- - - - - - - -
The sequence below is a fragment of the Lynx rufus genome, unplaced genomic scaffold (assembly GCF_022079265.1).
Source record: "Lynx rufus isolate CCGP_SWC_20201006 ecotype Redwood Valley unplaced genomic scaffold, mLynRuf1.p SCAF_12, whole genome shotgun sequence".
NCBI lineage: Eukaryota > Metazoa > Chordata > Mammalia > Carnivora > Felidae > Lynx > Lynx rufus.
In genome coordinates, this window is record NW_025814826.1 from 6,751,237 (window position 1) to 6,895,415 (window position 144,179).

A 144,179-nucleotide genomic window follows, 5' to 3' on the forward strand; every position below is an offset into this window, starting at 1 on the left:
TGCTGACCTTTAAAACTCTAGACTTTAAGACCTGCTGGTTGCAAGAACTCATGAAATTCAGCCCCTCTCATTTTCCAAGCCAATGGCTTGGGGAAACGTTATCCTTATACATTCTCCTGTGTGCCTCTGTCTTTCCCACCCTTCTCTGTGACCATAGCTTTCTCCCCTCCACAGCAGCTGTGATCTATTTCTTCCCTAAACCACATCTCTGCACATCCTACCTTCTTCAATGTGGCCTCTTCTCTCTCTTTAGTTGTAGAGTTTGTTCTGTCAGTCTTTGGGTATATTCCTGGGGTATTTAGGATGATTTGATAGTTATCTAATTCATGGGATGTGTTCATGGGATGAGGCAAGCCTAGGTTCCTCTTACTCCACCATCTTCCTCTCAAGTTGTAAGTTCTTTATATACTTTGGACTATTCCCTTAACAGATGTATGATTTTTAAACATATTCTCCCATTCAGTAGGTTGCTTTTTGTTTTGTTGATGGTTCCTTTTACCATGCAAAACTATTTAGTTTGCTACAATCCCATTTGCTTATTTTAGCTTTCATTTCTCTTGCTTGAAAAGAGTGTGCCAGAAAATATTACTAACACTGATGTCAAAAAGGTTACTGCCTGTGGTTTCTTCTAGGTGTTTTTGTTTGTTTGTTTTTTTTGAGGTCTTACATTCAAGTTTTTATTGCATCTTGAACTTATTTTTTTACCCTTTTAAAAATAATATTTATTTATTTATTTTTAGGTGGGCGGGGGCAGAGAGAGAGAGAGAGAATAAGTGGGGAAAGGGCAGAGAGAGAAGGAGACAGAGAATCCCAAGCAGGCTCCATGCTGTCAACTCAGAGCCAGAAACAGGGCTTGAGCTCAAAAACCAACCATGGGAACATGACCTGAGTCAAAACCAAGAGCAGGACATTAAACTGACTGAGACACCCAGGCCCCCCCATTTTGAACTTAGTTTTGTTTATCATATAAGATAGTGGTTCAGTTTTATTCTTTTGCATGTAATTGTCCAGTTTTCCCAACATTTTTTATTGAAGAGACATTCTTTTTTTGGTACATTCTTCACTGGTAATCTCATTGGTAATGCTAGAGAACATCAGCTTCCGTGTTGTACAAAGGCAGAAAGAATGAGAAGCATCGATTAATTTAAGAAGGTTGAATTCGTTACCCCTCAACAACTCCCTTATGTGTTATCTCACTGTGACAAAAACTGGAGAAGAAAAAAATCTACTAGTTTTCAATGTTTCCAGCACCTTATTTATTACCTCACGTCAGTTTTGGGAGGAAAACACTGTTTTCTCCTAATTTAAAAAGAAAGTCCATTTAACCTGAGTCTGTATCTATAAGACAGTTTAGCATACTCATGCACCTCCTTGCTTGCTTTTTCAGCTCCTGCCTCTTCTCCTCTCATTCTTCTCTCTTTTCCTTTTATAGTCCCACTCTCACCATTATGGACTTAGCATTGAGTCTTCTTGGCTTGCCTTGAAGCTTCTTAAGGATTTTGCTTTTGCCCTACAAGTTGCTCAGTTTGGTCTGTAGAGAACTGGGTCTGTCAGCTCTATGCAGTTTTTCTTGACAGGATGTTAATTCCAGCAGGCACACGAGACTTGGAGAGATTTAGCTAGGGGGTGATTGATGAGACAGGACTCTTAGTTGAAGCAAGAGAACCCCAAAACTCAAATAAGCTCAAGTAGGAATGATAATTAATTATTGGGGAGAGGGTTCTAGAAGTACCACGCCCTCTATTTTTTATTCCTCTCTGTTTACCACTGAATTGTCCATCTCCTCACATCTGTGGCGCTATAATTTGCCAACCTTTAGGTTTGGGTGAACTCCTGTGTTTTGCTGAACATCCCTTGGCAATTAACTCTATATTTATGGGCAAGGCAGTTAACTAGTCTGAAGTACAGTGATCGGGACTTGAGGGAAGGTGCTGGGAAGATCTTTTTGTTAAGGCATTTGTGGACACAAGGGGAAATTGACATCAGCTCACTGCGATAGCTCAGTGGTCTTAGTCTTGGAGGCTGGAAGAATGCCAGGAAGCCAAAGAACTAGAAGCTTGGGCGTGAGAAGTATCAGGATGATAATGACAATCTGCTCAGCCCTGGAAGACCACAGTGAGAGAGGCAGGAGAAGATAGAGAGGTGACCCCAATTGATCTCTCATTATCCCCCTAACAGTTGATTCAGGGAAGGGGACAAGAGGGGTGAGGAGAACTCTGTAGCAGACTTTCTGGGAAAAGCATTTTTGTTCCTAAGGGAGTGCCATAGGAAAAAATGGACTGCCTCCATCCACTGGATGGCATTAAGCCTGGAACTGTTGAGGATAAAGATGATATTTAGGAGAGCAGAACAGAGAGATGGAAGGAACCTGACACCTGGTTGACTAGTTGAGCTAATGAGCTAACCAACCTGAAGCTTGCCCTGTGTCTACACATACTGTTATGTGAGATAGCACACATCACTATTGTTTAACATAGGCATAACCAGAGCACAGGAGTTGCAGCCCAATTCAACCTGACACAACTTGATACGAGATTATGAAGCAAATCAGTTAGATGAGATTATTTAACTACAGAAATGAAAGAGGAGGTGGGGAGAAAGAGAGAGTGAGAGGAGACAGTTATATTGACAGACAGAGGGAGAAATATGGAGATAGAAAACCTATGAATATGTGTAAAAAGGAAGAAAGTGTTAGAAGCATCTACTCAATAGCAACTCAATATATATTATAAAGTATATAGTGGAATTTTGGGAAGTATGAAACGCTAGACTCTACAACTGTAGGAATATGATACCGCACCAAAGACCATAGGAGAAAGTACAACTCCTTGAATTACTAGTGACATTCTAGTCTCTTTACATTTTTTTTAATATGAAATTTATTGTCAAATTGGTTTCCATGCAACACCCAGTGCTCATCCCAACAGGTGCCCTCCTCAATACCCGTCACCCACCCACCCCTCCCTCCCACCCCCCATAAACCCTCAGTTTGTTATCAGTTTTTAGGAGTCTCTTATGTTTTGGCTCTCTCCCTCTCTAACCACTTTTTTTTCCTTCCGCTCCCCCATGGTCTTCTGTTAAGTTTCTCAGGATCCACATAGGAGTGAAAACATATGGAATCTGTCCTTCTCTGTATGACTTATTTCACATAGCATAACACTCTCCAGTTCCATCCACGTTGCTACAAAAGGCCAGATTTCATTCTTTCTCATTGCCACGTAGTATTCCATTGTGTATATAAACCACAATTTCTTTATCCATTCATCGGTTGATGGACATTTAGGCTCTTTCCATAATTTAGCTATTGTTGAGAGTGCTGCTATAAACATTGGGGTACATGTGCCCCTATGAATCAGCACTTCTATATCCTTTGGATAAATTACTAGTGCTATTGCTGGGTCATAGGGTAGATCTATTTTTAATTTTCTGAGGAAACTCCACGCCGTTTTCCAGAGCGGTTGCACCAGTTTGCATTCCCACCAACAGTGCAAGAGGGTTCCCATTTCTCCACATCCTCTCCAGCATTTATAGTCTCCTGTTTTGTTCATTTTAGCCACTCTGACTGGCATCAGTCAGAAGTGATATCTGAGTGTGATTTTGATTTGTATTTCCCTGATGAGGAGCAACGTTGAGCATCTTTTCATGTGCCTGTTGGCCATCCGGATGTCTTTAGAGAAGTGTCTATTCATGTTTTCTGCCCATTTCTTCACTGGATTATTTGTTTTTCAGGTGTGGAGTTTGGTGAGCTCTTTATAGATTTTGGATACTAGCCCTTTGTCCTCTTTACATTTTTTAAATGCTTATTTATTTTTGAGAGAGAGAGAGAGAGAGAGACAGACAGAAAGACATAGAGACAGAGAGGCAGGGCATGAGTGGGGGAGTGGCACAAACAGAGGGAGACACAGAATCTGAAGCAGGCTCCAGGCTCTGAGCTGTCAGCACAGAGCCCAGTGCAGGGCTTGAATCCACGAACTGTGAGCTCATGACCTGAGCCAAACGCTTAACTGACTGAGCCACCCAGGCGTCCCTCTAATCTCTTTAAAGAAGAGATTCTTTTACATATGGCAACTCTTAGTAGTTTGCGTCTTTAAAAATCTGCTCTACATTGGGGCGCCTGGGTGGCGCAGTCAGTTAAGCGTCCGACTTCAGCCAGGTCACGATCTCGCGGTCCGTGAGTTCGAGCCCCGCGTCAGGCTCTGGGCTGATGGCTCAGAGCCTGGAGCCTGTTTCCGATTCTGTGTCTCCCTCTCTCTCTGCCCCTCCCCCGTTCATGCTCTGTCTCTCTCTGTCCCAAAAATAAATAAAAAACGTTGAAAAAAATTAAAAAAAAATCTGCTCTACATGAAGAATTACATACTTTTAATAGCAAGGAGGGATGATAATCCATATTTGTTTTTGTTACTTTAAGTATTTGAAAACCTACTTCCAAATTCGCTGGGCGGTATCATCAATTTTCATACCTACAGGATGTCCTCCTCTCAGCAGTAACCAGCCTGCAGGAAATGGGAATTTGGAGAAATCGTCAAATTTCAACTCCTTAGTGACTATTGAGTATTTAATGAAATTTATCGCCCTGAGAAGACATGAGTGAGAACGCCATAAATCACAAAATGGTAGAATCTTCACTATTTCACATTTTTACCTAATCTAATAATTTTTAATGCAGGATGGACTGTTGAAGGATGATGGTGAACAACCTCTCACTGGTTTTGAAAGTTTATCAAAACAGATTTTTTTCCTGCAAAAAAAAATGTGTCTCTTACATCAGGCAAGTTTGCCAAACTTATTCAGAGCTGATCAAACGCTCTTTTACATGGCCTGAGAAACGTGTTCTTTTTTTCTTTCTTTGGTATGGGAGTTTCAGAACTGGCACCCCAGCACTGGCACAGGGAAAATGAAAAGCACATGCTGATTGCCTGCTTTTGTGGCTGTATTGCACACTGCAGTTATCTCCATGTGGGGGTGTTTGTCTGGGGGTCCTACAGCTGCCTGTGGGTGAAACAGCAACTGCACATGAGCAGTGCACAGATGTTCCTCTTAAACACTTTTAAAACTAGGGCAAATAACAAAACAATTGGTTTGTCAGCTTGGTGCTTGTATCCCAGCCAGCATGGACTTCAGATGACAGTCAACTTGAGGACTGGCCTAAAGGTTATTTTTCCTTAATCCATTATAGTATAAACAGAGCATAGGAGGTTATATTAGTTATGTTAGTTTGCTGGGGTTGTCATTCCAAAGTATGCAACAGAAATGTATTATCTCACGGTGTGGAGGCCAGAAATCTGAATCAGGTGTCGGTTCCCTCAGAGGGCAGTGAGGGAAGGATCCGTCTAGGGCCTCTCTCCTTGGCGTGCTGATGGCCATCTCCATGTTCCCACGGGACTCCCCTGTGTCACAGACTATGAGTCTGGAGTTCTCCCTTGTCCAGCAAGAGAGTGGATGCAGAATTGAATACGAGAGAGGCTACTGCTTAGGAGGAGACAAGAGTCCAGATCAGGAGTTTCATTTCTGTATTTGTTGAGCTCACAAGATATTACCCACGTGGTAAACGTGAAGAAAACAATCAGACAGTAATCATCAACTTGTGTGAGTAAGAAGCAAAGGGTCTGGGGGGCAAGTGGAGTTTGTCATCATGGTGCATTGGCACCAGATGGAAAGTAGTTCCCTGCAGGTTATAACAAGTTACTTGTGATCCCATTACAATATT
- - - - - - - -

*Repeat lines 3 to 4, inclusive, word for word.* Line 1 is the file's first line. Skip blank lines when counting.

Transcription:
NCBI lineage: Eukaryota > Metazoa > Chordata > Mammalia > Carnivora > Felidae > Lynx > Lynx rufus.
In genome coordinates, this window is record NW_025814826.1 from 6,751,237 (window position 1) to 6,895,415 (window position 144,179).